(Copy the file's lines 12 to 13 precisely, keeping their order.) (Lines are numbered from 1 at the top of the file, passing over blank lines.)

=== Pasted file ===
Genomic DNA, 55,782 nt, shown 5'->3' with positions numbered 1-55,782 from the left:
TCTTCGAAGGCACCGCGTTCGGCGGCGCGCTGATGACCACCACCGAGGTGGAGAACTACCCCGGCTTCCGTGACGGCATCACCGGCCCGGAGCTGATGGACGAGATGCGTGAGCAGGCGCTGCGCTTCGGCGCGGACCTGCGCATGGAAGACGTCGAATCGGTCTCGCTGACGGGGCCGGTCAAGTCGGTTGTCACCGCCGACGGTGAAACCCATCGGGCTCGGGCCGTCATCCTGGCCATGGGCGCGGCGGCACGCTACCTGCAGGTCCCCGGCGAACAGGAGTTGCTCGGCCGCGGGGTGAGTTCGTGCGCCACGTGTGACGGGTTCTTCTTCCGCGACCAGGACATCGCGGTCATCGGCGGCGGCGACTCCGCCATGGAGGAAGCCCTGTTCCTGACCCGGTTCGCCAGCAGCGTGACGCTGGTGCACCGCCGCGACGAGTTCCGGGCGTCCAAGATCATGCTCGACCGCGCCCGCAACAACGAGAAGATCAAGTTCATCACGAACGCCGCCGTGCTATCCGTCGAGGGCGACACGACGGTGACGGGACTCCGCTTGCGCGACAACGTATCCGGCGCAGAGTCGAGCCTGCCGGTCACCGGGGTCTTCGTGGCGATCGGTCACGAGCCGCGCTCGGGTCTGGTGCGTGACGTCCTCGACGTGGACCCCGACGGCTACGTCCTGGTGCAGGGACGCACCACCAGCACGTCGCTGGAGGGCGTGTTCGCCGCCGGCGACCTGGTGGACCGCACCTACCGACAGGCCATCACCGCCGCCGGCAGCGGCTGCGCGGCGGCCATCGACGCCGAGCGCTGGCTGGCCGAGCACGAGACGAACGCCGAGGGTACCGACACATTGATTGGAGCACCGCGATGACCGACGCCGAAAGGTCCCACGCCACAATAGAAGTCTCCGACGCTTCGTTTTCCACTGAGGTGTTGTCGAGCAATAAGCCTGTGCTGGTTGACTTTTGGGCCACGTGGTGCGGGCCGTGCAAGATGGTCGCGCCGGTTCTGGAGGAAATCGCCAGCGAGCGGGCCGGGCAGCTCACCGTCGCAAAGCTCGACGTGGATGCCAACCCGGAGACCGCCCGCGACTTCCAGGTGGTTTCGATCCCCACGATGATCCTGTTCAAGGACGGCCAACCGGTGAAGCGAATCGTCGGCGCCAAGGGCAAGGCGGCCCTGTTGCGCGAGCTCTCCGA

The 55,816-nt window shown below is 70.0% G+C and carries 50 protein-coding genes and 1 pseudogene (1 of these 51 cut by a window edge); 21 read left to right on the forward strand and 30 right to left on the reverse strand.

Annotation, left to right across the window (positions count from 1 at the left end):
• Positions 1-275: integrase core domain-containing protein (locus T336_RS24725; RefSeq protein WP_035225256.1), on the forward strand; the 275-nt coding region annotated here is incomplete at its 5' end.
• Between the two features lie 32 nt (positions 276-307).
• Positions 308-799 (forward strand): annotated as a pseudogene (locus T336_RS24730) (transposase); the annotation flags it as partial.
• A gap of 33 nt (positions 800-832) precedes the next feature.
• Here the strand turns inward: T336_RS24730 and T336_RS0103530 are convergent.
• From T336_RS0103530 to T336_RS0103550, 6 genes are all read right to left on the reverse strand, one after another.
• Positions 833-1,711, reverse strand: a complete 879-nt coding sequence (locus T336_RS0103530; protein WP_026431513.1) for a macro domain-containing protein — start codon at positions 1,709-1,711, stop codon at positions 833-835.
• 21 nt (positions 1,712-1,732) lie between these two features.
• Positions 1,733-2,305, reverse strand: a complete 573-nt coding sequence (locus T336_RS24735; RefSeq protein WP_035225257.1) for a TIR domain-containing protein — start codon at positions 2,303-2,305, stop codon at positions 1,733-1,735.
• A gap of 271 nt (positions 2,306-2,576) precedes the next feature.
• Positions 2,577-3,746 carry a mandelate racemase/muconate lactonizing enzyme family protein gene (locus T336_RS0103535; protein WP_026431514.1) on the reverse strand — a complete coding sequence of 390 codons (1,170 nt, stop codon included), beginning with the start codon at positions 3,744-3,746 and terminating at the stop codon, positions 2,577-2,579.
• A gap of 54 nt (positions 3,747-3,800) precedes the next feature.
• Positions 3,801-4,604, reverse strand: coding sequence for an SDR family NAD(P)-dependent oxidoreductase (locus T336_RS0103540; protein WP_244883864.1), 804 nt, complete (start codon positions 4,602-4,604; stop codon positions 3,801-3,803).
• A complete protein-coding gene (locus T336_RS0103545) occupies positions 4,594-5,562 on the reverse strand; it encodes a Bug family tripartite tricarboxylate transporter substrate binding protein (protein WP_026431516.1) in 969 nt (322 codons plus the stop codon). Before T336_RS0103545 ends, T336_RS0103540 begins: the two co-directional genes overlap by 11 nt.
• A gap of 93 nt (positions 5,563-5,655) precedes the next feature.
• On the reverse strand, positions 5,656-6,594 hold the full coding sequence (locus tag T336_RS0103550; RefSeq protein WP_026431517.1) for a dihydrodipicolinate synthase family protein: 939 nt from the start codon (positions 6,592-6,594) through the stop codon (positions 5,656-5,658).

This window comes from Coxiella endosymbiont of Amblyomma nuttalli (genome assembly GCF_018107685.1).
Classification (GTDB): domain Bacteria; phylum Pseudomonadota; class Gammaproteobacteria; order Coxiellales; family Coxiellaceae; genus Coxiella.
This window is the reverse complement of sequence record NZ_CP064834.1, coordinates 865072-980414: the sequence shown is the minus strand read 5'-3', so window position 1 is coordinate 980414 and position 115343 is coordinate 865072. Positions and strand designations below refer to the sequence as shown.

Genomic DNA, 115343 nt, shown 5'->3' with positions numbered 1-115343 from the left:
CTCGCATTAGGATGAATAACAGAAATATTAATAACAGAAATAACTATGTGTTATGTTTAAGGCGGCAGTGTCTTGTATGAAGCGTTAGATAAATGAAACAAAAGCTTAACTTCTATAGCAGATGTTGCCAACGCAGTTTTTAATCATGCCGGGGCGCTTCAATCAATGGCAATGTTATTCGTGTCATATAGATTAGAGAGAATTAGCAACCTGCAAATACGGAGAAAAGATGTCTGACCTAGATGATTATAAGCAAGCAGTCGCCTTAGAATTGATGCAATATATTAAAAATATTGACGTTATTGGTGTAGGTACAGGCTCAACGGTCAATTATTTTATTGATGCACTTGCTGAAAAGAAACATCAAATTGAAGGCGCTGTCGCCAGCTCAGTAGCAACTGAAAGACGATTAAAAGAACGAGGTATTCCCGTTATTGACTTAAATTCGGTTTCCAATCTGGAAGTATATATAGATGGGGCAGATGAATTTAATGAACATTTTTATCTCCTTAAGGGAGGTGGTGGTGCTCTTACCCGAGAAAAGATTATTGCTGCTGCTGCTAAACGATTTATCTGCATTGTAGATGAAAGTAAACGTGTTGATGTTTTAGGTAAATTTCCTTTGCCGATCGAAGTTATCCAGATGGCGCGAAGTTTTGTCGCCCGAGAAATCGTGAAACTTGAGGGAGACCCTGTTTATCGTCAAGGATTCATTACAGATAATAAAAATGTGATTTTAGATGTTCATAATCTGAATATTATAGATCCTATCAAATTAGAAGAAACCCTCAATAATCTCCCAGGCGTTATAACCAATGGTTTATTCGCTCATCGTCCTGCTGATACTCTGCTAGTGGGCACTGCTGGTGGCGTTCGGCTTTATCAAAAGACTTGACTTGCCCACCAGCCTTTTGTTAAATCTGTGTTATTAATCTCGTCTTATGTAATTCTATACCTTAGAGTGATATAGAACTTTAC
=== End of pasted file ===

• 21 nt (positions 1,712-1,732) lie between these two features.
• Positions 1,733-2,305, reverse strand: a complete 573-nt coding sequence (locus T336_RS24735; RefSeq protein WP_035225257.1) for a TIR domain-containing protein — start codon at positions 2,303-2,305, stop codon at positions 1,733-1,735.